Mob nodded once, mouth opening then closing, whatever he intended to say dying off. Reigen snatched the coins off his desk and sauntered back over. Mob held his hands out and Reigen dropped them into his palms, the clinking sound filling the atmosphere.

“Thank you, Master. Wait--this is too much.” Mob plucked two coins from the pile and tried to hand them back to Reigen.

“No, Mob. That’s your pay. Keep it.” He shoved his hands into his pants pockets for emphasis, showing he wouldn’t take what the boy was trying to give back.

After a moment of thought, Mob nodded, slipping the coins into his pocket. He stood, too, and went to reach for his bag before stopping short. Reigen cocked his head, but realization hit him when the boy’s small body did.

Mob’s face was pressed into his chest, his arms wrapped tightly around Reigen’s middle. A hug. The kid was giving him a hug.

Reigen’s movements were awkward and robotic as he pulled his hands out of his pockets, slowly bringing them around Mob’s tiny frame. He had to bend down a little, but it was worth it when he felt the esper’s shoulders rise and fall with a contented sigh.

There was a muffled “thank you” against Reigen’s shirt, and he brought a hand up, gently patting Mob’s pitch black hair.

“You’re welcome, Mob.” The words made his tongue heavy. He shouldn’t have been saying them. This young boy shouldn’t have been thanking him after he put him through such moral turmoil. Reigen was the last person on earth Mob should have been thanking.

And yet, here the boy was, tucked against the conman, squeezing around his stomach after repeatedly thanking him for being a half-decent human being every now and then.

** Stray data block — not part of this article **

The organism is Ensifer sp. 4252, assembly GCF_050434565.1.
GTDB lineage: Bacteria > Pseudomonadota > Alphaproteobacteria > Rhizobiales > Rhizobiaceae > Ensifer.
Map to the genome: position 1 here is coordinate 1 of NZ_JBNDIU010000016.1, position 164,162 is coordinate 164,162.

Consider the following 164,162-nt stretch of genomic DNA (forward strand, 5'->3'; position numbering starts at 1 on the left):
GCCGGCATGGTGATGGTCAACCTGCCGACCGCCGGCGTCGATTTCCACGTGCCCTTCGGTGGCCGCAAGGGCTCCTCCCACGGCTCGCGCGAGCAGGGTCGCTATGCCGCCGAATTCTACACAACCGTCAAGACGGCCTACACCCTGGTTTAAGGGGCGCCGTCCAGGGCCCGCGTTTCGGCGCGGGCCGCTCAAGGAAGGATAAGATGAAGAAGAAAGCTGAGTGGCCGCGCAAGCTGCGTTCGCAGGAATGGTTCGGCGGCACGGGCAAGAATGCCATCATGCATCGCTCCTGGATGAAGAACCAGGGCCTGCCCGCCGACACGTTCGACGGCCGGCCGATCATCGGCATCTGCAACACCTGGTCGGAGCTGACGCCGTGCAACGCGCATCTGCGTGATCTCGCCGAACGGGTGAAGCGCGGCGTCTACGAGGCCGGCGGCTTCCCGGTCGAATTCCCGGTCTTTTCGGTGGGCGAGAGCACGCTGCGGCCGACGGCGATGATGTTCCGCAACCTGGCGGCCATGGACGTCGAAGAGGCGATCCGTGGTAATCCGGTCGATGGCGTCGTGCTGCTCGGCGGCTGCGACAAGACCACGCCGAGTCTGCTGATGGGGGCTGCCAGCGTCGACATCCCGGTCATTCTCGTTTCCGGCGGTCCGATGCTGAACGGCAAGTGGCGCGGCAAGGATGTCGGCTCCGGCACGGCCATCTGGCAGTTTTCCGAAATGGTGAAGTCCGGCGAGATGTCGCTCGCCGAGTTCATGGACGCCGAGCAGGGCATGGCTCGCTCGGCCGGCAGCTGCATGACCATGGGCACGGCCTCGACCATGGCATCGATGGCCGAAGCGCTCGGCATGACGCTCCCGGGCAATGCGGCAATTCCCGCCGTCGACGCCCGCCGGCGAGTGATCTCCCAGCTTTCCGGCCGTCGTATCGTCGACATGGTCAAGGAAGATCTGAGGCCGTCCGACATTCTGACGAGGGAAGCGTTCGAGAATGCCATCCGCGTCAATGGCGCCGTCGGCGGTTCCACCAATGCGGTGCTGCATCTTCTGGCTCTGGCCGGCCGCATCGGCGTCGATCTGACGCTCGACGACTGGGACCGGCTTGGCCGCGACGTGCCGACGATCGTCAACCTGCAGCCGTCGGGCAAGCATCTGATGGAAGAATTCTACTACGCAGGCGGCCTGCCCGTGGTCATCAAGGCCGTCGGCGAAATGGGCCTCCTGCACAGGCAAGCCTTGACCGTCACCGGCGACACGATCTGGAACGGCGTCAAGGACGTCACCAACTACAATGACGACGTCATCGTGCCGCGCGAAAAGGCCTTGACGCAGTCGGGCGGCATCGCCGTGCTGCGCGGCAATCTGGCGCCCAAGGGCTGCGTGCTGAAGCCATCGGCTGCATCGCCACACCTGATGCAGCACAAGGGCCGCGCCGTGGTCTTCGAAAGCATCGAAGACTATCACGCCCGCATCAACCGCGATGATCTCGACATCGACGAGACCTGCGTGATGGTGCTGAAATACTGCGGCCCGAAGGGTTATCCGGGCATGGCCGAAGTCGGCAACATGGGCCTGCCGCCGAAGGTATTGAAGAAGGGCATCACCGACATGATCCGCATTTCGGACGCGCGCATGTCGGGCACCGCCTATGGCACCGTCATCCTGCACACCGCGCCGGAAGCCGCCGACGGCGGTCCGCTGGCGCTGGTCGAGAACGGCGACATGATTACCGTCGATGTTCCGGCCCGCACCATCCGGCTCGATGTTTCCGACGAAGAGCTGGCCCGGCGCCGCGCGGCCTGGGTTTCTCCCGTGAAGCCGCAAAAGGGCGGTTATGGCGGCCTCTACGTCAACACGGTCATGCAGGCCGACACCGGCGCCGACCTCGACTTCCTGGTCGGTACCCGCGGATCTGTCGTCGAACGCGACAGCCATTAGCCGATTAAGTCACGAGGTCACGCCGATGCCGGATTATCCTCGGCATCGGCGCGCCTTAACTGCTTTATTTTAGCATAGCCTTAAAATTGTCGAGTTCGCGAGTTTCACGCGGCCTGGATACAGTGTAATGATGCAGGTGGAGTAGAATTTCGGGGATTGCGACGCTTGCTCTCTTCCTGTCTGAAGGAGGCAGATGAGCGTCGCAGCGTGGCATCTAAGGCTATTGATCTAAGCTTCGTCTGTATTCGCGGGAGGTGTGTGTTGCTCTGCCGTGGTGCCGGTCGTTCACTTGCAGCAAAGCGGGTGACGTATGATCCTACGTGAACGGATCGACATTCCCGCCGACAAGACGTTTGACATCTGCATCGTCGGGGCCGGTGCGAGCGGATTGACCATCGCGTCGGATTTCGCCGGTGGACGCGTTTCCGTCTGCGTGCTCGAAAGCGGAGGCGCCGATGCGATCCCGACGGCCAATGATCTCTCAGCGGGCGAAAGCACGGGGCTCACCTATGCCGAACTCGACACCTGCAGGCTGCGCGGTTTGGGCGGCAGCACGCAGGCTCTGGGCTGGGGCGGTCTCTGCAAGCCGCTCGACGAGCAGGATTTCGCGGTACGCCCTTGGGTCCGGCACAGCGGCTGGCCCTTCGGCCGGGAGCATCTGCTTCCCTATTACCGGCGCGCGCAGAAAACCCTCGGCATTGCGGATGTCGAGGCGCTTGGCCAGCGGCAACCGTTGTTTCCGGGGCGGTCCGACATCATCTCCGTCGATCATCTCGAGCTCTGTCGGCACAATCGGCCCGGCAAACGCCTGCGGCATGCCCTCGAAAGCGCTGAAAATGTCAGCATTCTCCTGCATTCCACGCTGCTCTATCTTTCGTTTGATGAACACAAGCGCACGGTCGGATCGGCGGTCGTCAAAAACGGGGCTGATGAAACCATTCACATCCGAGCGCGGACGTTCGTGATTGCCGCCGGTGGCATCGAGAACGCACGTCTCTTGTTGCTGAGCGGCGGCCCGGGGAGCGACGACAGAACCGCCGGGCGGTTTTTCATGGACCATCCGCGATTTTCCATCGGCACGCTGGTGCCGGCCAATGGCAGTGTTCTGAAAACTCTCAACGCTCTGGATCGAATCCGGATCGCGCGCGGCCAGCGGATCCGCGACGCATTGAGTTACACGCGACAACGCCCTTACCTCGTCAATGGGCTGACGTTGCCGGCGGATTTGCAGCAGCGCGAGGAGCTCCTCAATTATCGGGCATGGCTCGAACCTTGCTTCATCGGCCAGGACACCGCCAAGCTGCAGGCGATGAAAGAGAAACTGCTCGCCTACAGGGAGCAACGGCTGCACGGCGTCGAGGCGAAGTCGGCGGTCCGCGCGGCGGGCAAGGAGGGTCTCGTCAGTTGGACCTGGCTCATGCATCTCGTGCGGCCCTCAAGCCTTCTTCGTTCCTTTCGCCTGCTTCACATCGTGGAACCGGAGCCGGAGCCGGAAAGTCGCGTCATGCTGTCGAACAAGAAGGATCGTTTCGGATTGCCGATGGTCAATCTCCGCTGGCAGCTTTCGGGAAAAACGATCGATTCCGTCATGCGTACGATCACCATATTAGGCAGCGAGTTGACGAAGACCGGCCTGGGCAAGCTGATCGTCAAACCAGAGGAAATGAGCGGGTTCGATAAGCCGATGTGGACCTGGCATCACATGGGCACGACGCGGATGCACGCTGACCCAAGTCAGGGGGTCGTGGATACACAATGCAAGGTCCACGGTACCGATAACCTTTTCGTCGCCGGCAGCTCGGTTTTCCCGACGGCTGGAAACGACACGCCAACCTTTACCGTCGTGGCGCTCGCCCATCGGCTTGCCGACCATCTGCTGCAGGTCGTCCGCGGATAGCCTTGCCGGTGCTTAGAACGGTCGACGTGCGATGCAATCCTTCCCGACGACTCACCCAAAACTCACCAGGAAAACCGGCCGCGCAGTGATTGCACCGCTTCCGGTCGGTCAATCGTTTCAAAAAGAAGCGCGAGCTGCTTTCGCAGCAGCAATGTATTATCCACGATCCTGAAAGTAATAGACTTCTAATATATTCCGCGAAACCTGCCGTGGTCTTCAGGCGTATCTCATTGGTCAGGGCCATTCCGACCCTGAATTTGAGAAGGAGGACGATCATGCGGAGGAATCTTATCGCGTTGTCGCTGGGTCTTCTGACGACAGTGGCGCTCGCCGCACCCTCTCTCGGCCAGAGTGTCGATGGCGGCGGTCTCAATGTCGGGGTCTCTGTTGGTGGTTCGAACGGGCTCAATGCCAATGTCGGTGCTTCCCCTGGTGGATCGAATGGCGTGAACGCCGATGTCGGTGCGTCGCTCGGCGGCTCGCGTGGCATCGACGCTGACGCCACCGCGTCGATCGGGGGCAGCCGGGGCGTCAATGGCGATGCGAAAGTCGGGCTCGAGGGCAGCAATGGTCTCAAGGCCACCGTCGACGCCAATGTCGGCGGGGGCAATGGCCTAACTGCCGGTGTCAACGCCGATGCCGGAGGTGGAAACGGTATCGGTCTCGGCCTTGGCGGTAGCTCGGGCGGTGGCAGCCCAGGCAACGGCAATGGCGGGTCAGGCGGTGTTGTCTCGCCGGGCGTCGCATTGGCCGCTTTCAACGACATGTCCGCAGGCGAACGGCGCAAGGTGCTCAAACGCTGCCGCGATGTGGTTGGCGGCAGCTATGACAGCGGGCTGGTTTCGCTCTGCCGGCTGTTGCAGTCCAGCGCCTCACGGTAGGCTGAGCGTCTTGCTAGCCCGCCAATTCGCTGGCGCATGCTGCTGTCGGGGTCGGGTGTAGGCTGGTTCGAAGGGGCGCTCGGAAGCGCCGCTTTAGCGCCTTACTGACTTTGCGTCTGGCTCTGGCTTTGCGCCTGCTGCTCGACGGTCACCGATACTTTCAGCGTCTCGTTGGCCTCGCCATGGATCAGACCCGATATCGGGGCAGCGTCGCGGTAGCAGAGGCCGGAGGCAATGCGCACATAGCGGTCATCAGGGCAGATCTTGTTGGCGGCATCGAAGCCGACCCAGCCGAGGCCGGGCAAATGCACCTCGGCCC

Another pat to his head, and Reigen pulled back, looking down into the boy’s shining eyes. There was the feeling akin to a punch in the gut as Reigen took the esper in, pure gratitude radiating from his features as he thanked his master once again. For what, Reigen really didn’t know. All he knew was that he wasn’t worthy of that gratitude.

Reigen couldn’t bring himself to respond this time, so he merely nodded and awkwardly cleared his throat. Mob didn’t seem put off by this as he grabbed his bag and slung it over his shoulder.

“Bye, Master. I’ll see you tomorrow.” Mob gave a little wave as he started toward the door.

Reigen panicked for a moment as he realized he had to respond, and he barely managed to choke out, “Night. See you, Mob,” before the kid disappeared out the door.

With a deep sigh, Reigen returned to his desk chair, head swimming with everything that had happened. He rubbed at his temples, trying to will away the headache he could feel starting to form. He glanced behind him, through the slats of the blinds, catching sight of Mob’s tiny figure making its way down the sidewalk.

Hundreds of emotions bubbled underneath Reigen’s skin, but the most prominent was that of guilt.

“I’m sorry, Mob,” he muttered to empty air. “I’m really, really sorry.”